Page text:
However, SIA isn’t even the first in line for the Boeing 777-9, and with Emirates, the likely launch customer, only expecting to receive their first aircraft in October 2025, we still have a considerable wait on our hands.

So SIA is in the awkward position of having brand new seats that are collecting dust in the proverbial closet (though it’s hardly the only airline in this situation; Cathay Pacific has a similar predicament). With every month that passes, the materials, the technology, the design language, all of which were supposed to be cutting edge, become less and less so.

SIA has said that the Boeing 777-9 delays will give it additional time to “review some designs, re-look at and double-check some things like technologies (and) to look at different materials before the final selection”, but there’s really only so much you can do without going back to the drawing board. If the new cabin products do indeed launch with the Boeing 777-9, it’ll be more than four years from the time they were (for all intents and purposes) finalised. That’s an eternity in the aviation industry.

Singapore Airlines 2013J seat

That brings us to the second problem: while it’s not a bad seat in and of itself, the current long-haul Business Class found on the Airbus A350-900LH/ULR and Boeing 777-300ERs was never supposed to have this long a tour of duty.

Known as the 2013J (2013 being the year of introduction), the seat was already a modest upgrade on the 2006J at launch, and though it ticks the important boxes of direct aisle access and full-flat bed, it lacks modern features like USB-C and wireless charging, Bluetooth audio connectivity, and of course, doors. For my money, Qatar Qsuites, ANA The Room, Delta One Suites, Etihad Business Studio, and STARLUX’s A350 Business Class offer far better hard products.

Singapore Airlines 2013J seat
Singapore Airlines A350-900 Business Class
Singapore Airlines 2013J seat

It doesn’t take a genius to conclude that SIA must have a version of the new Business Class seat destined for the Airbus A350s, since they’re here for the long-haul- quite literally. These planes will see service into the 2030s and beyond, and will still be flying when Changi Terminal 5 finally opens!

❓ Does it really matter?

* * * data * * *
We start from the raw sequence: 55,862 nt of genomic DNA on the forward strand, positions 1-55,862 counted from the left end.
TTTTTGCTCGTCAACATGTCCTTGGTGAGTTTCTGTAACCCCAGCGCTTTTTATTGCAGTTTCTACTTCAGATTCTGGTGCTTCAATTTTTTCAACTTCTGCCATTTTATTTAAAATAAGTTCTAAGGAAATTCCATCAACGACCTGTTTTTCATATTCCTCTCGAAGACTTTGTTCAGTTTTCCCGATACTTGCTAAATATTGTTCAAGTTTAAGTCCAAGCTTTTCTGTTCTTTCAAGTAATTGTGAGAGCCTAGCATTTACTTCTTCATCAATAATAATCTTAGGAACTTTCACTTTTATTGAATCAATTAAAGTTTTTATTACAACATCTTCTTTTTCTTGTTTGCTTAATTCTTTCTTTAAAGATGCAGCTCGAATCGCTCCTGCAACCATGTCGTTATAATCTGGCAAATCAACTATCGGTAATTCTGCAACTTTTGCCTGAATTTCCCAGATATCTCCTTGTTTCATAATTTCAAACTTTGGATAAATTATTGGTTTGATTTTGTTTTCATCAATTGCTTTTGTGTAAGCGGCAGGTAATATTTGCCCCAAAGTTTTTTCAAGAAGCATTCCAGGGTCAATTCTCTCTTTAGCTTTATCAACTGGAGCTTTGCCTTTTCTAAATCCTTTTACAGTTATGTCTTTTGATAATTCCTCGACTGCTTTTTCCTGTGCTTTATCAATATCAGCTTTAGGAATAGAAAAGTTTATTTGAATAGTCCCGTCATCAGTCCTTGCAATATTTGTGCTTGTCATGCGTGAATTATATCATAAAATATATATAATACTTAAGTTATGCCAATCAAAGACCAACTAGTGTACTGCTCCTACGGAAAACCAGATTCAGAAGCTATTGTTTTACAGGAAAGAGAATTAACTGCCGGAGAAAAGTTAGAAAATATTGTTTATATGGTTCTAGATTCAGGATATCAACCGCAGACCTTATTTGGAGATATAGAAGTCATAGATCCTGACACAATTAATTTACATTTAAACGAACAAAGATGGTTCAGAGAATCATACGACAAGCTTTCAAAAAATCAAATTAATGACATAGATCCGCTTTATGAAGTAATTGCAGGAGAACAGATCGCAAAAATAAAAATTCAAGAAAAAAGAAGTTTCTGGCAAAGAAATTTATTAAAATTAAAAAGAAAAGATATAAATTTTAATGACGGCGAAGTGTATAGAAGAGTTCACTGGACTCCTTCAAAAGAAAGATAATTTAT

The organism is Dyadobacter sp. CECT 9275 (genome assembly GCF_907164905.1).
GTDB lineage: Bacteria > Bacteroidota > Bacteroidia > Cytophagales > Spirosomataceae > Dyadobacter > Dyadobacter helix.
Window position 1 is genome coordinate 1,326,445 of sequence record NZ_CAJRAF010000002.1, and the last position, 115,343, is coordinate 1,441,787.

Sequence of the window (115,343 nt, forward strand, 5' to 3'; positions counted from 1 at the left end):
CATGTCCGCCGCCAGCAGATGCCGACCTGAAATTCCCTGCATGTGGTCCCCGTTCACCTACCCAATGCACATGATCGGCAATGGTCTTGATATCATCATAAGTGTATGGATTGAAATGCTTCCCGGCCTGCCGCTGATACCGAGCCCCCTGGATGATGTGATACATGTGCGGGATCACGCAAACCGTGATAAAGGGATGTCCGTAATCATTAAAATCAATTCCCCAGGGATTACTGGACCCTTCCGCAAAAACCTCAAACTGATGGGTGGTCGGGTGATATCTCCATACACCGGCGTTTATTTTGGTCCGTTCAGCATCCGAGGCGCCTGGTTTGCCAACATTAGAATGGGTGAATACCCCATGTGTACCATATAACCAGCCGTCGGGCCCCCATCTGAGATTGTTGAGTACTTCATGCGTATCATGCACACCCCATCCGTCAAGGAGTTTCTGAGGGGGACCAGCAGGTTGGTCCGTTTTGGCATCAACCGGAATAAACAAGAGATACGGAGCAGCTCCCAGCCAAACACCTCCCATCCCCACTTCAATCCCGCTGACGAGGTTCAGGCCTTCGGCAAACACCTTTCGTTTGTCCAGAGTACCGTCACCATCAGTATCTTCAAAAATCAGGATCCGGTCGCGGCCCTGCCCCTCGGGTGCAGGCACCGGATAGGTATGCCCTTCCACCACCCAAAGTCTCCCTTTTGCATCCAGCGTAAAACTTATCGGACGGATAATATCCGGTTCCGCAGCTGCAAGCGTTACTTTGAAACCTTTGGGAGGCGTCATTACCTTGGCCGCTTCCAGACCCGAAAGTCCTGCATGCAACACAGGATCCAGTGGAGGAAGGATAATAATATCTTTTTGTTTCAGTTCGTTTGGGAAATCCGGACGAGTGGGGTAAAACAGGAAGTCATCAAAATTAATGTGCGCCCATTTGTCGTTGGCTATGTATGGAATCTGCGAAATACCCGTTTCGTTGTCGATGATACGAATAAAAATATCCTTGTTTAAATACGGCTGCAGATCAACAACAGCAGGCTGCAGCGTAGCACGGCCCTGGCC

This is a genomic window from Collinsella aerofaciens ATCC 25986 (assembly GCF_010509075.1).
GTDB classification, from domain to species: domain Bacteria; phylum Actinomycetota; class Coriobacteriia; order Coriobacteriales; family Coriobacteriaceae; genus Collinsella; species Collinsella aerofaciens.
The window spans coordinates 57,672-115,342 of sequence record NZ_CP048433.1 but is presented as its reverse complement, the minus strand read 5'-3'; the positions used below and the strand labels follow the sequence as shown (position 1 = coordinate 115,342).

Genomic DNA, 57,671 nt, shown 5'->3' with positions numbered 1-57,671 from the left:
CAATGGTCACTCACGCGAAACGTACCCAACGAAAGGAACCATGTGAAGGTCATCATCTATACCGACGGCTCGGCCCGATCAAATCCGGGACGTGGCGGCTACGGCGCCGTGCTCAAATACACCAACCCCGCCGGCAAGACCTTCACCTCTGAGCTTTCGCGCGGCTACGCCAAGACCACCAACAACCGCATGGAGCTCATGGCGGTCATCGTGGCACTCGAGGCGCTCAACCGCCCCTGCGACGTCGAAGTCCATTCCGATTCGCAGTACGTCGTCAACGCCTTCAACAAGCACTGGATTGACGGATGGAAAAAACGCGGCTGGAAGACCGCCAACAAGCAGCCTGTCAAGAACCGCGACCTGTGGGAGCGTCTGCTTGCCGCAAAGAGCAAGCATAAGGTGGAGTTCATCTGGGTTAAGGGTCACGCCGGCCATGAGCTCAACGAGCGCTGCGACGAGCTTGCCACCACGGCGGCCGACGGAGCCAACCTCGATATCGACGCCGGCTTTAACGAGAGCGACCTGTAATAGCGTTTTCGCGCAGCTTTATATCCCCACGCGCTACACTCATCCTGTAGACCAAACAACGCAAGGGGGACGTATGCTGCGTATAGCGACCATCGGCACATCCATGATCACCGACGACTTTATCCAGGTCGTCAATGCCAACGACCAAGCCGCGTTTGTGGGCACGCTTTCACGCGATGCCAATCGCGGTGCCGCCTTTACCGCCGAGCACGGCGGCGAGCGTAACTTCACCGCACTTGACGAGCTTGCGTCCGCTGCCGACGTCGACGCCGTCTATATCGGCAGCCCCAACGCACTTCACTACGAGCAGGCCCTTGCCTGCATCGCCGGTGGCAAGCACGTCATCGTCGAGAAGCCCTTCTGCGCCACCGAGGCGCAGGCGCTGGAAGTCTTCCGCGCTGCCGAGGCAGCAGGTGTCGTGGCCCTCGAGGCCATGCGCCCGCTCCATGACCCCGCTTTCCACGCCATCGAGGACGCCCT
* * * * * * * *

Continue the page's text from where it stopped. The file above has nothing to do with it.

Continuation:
While I firmly believe that the 2013J seat is no longer competitive, I’ll be the first to admit that I could be overestimating how big of a competitive handicap it is for SIA.

After all, the kind of details that we in the miles community obsess over are generally not representative of the flying public at large, who place a higher value on things like timings and direct flights. And to the extent that the Business Class seat ticks the two most important boxes of direct aisle access and a full-flat bed, they may be willing to close one eye.

In that sense, bells and whistles like 4K screens and Bluetooth audio connectivity might be appreciated, but they don’t in and of themselves drive someone to pick one airline over another. A frequent business traveller who prioritises time over everything else might prefer a direct flight on SIA instead of a connection in Doha, even if QSuites is a superior hard product. 

The way I see it, bringing forward the launch of the new Business Class seat by debuting it on the Airbus A350 would achieve a few things for SIA: 

  • It would create some much-needed buzz for an airline which has been uncharacteristically quiet on the hard product front
  • It would kickstart the renewal process for the Airbus A350s, as they continue to form the backbone of the fleet for the next decade
  • Real-world testing would provide valuable feedback which could then be used to tweak the seat that eventually makes its way to the Boeing 777-9s
  • Since the Airbus A350 doesn’t have First Class, there’s still an opportunity to create further excitement when the Boeing 777-9 eventually comes. In other words, instead of announcing the new First and Business Class at the same time and have them compete for attention, why not split it up?

As it is, we’re already going through the longest lull in the introduction of a new Business Class seat since the turn of the century (even longer if we ignore the 2017J, since it has an extremely limited deployment of just 12 Airbus A380s). Waiting till the Boeing 777-9 arrives isn’t going to help.

💺 SIA Long-haul Business Class Seats
Year of IntroductionSeat
1998Ultimo
2002
(+4 years)
Spacebed
2006
(+4 years)
2006J
2013
(+7 years)
2013J
2017
(+4 years)
2017J
Late 2025/Early 2026
(+8/9 years)
2025/2026J